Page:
Pacella's book 100 Legendary Knives contains excellent photos of exemplary knives of various types, albeit types arbitrarily chosen by him. The pics absolutely make the book worthwhile. However, because of Pacella's arbitrary choices of knives, some of the selected knives are not really "legendary" in any true degree, but simply an example of one of many types of knives. Various of the non-American bladesmiths and certainly most of the examples of French knife makers could have been replaced with more prominent names, most likely American. Of course, having arbitrarily named certain knives as legendary, like the Mississippi Gambler's knife, Pacella immediately opens himself to statements such as mine. It is good to remember that everybody's list of 100 legendary anything is up for discussion and disagreement. As well, the writing style at times creates ridiculous senses of things--"The various periods of prehistory succeeded each other, ..." What is "prehistory," that is, what exact time is before historical reckoning? And, yes, historical delineations of time are usually chronological and therefore do fall one after the other. The pics make the book, and it is well-worth the price only for the pics.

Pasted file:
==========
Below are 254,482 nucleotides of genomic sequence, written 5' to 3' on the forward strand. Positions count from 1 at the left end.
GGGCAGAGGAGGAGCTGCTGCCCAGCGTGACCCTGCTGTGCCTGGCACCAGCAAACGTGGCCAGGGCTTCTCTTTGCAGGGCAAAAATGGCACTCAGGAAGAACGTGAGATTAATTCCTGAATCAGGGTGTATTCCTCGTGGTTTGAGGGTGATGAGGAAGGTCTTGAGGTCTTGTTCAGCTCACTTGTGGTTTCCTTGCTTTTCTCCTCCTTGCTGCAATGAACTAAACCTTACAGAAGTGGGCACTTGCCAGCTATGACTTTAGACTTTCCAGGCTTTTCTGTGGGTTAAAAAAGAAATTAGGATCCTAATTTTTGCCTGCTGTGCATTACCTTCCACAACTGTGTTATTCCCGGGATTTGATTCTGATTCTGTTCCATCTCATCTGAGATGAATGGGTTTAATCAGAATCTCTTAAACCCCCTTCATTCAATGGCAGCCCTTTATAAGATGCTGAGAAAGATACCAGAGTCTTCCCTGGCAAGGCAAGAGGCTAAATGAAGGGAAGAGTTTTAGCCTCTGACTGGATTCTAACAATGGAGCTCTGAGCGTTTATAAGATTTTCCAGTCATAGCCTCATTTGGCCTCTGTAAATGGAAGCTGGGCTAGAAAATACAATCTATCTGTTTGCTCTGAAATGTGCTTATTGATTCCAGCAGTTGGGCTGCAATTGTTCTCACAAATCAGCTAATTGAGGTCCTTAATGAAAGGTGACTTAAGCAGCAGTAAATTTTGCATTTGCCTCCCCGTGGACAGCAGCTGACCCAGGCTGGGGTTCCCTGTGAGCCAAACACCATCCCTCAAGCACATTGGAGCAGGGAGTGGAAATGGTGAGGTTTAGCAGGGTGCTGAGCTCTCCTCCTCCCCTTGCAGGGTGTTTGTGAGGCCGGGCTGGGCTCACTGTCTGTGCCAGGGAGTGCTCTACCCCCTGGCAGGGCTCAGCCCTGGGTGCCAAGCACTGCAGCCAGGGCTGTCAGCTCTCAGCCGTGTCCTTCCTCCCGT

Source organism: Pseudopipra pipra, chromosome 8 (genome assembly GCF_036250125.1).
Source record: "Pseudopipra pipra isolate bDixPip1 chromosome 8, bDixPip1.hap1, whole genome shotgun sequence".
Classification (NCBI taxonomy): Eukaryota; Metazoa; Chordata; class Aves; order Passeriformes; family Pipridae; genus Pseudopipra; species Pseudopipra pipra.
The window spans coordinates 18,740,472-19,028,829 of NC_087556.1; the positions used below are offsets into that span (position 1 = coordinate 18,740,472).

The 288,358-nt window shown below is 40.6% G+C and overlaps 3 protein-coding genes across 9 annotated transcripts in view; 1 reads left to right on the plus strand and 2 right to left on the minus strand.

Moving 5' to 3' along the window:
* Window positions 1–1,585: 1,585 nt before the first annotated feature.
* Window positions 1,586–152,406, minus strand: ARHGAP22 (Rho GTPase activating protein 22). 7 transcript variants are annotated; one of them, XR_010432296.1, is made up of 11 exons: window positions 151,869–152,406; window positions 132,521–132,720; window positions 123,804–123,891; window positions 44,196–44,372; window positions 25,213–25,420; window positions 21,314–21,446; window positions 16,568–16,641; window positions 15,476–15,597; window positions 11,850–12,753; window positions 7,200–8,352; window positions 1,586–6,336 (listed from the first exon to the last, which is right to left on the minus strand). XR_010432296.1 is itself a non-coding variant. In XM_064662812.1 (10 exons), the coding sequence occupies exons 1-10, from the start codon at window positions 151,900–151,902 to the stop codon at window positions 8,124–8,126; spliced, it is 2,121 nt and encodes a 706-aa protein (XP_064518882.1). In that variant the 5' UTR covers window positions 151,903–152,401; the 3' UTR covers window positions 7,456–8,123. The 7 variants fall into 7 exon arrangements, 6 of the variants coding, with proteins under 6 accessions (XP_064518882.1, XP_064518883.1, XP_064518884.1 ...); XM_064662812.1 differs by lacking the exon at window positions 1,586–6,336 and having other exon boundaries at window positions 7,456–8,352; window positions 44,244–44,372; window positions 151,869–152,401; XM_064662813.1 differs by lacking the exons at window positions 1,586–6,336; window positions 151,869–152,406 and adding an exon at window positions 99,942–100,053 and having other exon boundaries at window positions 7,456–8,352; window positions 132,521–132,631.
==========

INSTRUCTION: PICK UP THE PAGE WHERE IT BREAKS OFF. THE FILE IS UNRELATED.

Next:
There are plenty of knife valuation guides on the market, but 100 Legendary Knives is something different: it probes the history of legendary figures who named or created the knives, from Jim Bowie to Bill Sanders, a member of the Timberline trio. Each knife receives color photos and a vivid history of its makers, purposes, and how it fits into the knife world. Essential for knife collectors.